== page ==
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A Brief History of Early Ohio
July 27, 2020

A Brief History of Early Ohio

by The CE Shop Team

Learn About The Early History of Ohio

Ohio is a great state with a strong history rooted in the development and growth of the U.S. and European countries. Helping to develop important trade routes and channels utilizing the great lakes, Ohio served as a bridge between the Northeast Territories, the Midwest, and the West.

Ohio’s geographical location has proven to be the strongest asset to all the peoples that have inhabited it throughout North America’s history. Even today, America’s economic growth depends on the cargo and business traffic that passes through the highways linking the Northeast to the rest of the country. These trade routes helped develop cities within the state, contributing to the state’s rich history and its role in the development of America.

Cities like Martins Ferry in Belmont County, are a great reminder of the history throughout Ohio and how that history has shaped the state today. Martins Ferry is the oldest town in Ohio and was the first permanent American settlement in the Northwest Territory.

17th-Century Ohio

In the early to mid 1600s, much of Ohio was inhabited by three cultures, or tribes that were spread out through much of what we know as the state of Ohio today. During this time, trading on the East Coast was growing rapidly with connections being made between French-Canadians, American Indians, France, England, and Scotland.

In 1640, the Iroquois Confederacy, a confederation of five Iroquois American Indian tribes, began a campaign referred to as the Beaver Wars during which they fought other American Indian groups, including those in the Ohio Country. This conflict was primarily fueled by ownership of their lands and territories in order to gain access to fur-bearing game animals.

After the Beaver Wars, the Iroquois claimed much of the Ohio country as hunting and, more importantly, beaver-trapping ground to continue to grow their trading efforts. After the devastation of epidemics and the Beaver War in the mid-17th century, the Ohio country of indigenous people was wiped out.

Entering into the 18th century, many of the remaining multi-ethnic Ohio-country nations grew in large part to the global economy being built on the fur trade from European countries.

18th-Century Ohio

France and England were bitter enemies at this point in time, fighting for control of North America. One of the main goals of the French fur trade during this time was to maintain strong ties with American Indians.

Between 1698 and 1763, France and England fought a series of four wars for control of North America. Because the English colonies had a much larger population than New France, the French needed Indian allies to help them fight. This fighting resulted in what we now call the French and Indian War, even enough the war was between France and England. The British claimed Canada and the Midwest after winning the war and began to develop their fur trade into the Great Lakes, and Canada.

During this time, England was also fighting a battle with a growing force of rebels in eastern Colonial America. Unfortunately the Ohio country was not going to see peace for quite some time. American patriots and British forces collided in the American Revolutionary War between 1775 and 1783.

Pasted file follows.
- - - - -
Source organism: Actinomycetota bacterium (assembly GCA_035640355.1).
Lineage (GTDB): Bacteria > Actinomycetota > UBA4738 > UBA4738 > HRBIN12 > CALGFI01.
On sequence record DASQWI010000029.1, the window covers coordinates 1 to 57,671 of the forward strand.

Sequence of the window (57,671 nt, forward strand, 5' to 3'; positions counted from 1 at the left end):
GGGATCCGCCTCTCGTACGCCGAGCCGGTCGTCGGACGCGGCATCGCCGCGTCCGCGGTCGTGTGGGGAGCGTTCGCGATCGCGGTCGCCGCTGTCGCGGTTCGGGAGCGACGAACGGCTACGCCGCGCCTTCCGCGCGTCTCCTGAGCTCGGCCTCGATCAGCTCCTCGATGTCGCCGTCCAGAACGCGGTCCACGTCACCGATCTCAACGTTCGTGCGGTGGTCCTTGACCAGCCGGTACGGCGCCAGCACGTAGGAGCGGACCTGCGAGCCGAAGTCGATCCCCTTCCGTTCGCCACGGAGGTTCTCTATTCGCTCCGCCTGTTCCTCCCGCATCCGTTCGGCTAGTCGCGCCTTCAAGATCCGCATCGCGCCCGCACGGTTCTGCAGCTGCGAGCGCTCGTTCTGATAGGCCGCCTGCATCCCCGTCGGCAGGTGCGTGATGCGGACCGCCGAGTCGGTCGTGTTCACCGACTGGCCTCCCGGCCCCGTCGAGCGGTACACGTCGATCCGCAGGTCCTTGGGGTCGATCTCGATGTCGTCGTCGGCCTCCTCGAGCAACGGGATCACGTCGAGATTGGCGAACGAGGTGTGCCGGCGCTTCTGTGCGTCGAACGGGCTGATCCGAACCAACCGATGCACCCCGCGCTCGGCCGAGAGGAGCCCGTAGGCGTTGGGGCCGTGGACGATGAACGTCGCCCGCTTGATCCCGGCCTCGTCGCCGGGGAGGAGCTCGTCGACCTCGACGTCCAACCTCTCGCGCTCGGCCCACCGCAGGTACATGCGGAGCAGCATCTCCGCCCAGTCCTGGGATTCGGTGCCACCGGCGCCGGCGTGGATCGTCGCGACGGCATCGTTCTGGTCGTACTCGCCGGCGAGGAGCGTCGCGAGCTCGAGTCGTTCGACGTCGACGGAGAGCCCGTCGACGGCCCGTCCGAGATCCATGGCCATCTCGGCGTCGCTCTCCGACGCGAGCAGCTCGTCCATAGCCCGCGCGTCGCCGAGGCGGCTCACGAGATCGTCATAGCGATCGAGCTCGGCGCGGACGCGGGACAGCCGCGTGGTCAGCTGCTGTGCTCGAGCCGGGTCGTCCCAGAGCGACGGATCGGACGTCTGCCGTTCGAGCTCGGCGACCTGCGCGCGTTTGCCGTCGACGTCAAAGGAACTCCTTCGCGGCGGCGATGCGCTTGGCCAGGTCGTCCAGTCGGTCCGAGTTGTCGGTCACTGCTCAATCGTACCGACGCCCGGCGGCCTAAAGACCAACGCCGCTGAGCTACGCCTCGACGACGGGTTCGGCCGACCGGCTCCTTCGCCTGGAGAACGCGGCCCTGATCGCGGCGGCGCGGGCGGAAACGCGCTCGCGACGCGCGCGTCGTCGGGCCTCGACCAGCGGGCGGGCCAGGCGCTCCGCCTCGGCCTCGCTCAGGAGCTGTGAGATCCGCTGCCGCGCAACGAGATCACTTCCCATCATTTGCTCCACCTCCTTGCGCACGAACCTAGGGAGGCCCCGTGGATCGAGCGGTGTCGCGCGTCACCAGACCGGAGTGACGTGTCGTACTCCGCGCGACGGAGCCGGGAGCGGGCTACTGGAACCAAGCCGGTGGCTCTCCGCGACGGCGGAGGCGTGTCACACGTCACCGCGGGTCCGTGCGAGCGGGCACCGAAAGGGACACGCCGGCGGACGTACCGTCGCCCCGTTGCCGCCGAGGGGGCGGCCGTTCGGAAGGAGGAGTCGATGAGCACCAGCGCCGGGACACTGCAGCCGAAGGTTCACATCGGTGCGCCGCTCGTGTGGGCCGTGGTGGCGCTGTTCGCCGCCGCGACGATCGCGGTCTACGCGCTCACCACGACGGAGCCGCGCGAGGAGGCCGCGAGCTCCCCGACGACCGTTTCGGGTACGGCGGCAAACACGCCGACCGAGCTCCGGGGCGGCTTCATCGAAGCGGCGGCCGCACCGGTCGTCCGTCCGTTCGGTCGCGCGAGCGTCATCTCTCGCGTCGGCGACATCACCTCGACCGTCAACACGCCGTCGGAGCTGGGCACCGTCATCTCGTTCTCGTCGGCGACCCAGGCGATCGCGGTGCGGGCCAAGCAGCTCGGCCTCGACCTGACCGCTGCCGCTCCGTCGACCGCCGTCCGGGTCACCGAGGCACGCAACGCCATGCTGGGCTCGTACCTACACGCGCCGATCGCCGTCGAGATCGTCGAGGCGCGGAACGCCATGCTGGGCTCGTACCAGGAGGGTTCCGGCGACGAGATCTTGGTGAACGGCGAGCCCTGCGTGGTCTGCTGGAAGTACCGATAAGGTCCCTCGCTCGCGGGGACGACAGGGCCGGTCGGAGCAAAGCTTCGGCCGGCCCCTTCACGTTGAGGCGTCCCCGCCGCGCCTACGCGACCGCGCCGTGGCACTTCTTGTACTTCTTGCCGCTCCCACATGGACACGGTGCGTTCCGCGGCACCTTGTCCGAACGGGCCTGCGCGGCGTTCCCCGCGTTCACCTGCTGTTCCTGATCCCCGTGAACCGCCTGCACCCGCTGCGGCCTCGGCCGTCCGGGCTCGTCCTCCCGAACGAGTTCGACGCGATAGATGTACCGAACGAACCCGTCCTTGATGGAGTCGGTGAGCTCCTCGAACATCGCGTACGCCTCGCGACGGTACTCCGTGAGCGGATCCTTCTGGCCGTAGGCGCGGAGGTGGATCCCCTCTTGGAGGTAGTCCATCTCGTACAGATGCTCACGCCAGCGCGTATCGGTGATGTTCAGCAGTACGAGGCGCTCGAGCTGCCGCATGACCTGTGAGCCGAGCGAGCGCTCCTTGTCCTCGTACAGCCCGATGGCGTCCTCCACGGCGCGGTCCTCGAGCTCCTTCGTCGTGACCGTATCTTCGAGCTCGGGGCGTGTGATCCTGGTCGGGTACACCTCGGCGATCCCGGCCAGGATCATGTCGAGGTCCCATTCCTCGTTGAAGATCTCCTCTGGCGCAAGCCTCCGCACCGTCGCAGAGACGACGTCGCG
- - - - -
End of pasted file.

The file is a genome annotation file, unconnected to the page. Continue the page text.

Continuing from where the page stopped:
What Was So Great About Trading Fur?

During this time of growth in the new world, business men and women would take advantage of new opportunities that arose around a multitude of products. In this developing world, animal meat and furs were hot commodities.

The demand for fur goods as fashion pieces among European and American elites, especially beaver coats, was so high that at peak points in the fur trade, a single pelt could fetch north of $50. With prices like that, it’s no surprise that the first American multimillionaire earned his wealth from simply trading beaver goods. The individuals building companies like the Hudson Bay Company, were entrepreneurs who saw a new business venture and dove head first.

Here are some average prices for furs and peltries at Fort Wayne, Indiana, in the late 18th and early 19th centuries. To put these prices into perspective, $1 in 1790 is the equivalent to around $25 in 2017.

  • Raccoons - 37 1/2 to 40 cents each
  • Foxes, cats, and fishers - 50 to 67 cents
  • Minks - 50 cents each
  • Muskrats grown ones - 25 cents each
  • Otters- 4 to 5 dollars each
  • Bears grown ones - 4 to 5 dollars each
  • Beavers -125 cents
  • Buckskins always -100 cents
  • Does skins - 67 to 75 cents each
  • Dressed does skins, buck and does -75 cents
  • Does - 75 cents

The Impact of The Fur Trade Today

During the fur trade, the economy was based on bartering goods and determining prices based on values of a particular item, like beaver pelts. This led to a system of value points given to goods in order to know the “price” for a good, which would change often throughout the time of the fur trade. This trading also helped develop the current credit and debit system we use in today's markets.

Along with the trading and economic impact of the fur trade, many species (most notably the beaver) saw large decreases in population throughout the Midwest, Canada, and Northeast. The inevitable decrease of the species in a hunting zone led most groups of fur trappers and traders to push west and claim new territories.

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